subscribe to our newsletter

TRIS headache rectified as new legislation passes

Miranda Brownlee
12 February 2019 — 1 minute read

Both houses have now passed legislation which will resolve a technical issue impacting reversionary TRISs, which for some members was resulting in adverse outcomes.

A bill containing an amendment to fix an unintended consequence of the super reforms has now be passed by both houses.

Treasury Laws Amendment (2018 Measures No.4) Bill 2018, contained a legislative fix for an issue relating to reversionary TRISs to ensure that reversionary TRISs can always be paid to a reversionary beneficiary, irrespective of whether they have satisfied a condition of release.


While the bill was passed by the Senate last year, there were of amendments that were made to the bill by the Senate which needed to be approved by the House of Representatives. The amendment details have now been passed by the House of Representatives.

The bill modifies the rules that determine when a TRIS is in retirement phase by ensuring that a reversionary TRISs can always be paid to a reversionary beneficiary, irrespective of whether they have satisfied a condition of release.

The change will allow a reversionary TRIS to be paid to a dependent beneficiary rather than having to be commuted and a new income stream started from the deceased member’s underlying superannuation interests. This approach is consistent with the treatment of other superannuation income streams, which do not require the reversionary beneficiary to satisfy a condition of release.

Previously speaking to SMSF Adviser, SuperConcepts executive manager of SMSF technical and private wealth Graeme Colley said its still unclear what will happen in situations where the member had already been impacted by this issue.

“The legislation is a great thing because it sorts out the technical problem with reversionary transition to retirement income streams, but backdating it may [be difficult], as some people may have already been paid out their benefit,” he said.

“What do we do with those that have missed out merely because they didn’t meet the rules at the time, but now because of the way these new rules work should have been included under those rules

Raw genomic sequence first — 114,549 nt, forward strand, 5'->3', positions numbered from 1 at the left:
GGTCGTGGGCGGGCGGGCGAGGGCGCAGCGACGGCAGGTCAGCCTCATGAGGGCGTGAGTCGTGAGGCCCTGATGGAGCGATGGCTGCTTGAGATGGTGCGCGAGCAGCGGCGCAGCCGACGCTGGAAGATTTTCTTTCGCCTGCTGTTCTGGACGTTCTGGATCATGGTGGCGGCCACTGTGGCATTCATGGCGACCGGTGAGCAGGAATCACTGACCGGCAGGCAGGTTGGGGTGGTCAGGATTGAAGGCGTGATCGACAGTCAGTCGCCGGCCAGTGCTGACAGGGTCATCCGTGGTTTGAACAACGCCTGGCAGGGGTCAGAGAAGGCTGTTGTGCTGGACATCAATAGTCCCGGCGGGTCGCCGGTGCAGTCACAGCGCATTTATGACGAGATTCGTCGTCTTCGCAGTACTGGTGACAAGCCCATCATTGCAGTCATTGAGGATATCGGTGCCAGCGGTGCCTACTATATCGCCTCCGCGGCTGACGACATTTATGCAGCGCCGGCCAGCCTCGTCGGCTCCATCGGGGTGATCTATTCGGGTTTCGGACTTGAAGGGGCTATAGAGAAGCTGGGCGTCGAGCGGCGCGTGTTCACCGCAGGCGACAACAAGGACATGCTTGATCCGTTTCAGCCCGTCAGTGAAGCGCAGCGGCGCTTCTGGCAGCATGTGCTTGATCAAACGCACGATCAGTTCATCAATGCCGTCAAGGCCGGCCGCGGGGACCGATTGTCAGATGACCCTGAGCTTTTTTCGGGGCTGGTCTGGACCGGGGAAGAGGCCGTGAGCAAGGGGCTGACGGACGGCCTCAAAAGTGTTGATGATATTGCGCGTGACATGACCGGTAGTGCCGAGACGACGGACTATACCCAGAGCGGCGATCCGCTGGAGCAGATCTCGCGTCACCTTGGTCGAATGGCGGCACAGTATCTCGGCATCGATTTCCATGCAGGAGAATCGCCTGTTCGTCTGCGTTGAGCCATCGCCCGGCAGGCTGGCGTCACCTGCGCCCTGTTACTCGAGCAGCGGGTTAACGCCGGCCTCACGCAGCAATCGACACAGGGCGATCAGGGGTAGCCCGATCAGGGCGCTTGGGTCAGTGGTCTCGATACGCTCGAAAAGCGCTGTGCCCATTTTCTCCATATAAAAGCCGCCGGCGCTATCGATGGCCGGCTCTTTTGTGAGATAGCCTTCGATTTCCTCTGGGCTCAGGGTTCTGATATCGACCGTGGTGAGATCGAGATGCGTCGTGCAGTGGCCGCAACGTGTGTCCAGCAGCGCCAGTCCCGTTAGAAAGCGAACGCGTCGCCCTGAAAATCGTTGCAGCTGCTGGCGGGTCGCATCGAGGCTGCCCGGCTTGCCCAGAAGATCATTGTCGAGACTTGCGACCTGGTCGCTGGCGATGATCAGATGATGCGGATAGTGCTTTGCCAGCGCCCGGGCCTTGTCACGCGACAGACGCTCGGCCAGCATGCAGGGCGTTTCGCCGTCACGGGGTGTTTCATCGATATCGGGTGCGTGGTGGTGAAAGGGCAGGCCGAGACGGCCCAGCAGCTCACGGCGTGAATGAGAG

The bill allows the commissioner to issue directions to pay unpaid superannuation guarantee and undertake superannuation guarantee education courses to employers who have failed their superannuation guarantee obligations.

It also allows the commissioner to disclose more information about superannuation guarantee non-compliance to affected employees.

Miranda Brownlee

Miranda Brownlee


Miranda Brownlee is the deputy editor of SMSF Adviser, which is the leading source of news, strategy and educational content for professionals working in the SMSF sector.

Since joining the team in 2014, Miranda has been responsible for breaking some of the biggest superannuation stories in Australia, and has reported extensively on technical strategy and legislative updates. Miranda has also directed SMSF Adviser's print publication for several years. 

Miranda also has broad business and financial services reporting experience, having written for titles including Investor Daily, ifa and Accountants Daily.

You can email Miranda on: This email address is being protected from spambots. You need JavaScript enabled to view it.

TRIS headache rectified as new legislation passes
smsfadviser logo

Are you up to date with the legislative changes from 1 July? Contribution cap increases, super guarantees, age increases, SG rate increases. The budget announcement changes. Don’t be caught off guard by your clients’ questions. Prepare for any scenario with the SMSF Foundations course. 21 CPD hours available. Learn more

join the discussion

Latest poll

Do you have clients that are aged 65 or 66 planning to trigger the bring forward rules?


Get the latest news and opinions delivered to your inbox each morning

Website Notifications

Get notifications in real-time for staying up to date with content that matters to you.